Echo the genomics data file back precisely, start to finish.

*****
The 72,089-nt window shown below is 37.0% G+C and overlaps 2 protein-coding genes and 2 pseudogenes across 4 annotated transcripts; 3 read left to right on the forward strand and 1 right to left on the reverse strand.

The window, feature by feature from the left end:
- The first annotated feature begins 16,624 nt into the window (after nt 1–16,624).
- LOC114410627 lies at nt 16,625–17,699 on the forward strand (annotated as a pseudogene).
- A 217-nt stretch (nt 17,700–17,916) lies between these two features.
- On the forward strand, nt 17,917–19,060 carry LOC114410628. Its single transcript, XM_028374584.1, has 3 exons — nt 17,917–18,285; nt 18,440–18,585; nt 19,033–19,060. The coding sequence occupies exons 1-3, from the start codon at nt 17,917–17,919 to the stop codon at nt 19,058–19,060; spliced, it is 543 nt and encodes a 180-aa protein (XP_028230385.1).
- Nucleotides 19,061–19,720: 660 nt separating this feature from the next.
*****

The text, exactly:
The 72,089-nt window shown below is 37.0% G+C and overlaps 2 protein-coding genes and 2 pseudogenes across 4 annotated transcripts; 3 read left to right on the forward strand and 1 right to left on the reverse strand.

The window, feature by feature from the left end:
- The first annotated feature begins 16,624 nt into the window (after nt 1–16,624).
- LOC114410627 lies at nt 16,625–17,699 on the forward strand (annotated as a pseudogene).
- A 217-nt stretch (nt 17,700–17,916) lies between these two features.
- On the forward strand, nt 17,917–19,060 carry LOC114410628. Its single transcript, XM_028374584.1, has 3 exons — nt 17,917–18,285; nt 18,440–18,585; nt 19,033–19,060. The coding sequence occupies exons 1-3, from the start codon at nt 17,917–17,919 to the stop codon at nt 19,058–19,060; spliced, it is 543 nt and encodes a 180-aa protein (XP_028230385.1).
- Nucleotides 19,061–19,720: 660 nt separating this feature from the next.